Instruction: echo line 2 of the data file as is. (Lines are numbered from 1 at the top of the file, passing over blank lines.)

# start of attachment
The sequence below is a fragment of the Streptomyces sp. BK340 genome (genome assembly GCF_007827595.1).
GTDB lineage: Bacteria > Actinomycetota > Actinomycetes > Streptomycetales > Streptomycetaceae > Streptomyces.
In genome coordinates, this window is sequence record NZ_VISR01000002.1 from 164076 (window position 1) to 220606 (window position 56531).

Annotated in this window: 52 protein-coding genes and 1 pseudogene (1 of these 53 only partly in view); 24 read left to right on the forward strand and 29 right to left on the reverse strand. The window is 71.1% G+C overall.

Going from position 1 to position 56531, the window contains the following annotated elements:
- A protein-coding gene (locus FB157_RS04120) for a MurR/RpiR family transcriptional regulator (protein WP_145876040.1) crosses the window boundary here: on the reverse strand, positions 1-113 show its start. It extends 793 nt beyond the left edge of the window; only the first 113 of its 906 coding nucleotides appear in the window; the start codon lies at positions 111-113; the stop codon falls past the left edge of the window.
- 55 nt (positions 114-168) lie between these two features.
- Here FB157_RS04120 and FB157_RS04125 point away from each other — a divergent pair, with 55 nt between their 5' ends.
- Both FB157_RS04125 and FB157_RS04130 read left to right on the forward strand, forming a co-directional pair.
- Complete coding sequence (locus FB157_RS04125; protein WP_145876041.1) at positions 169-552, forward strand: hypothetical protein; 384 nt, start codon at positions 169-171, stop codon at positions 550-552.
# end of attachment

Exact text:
GTDB lineage: Bacteria > Actinomycetota > Actinomycetes > Streptomycetales > Streptomycetaceae > Streptomyces.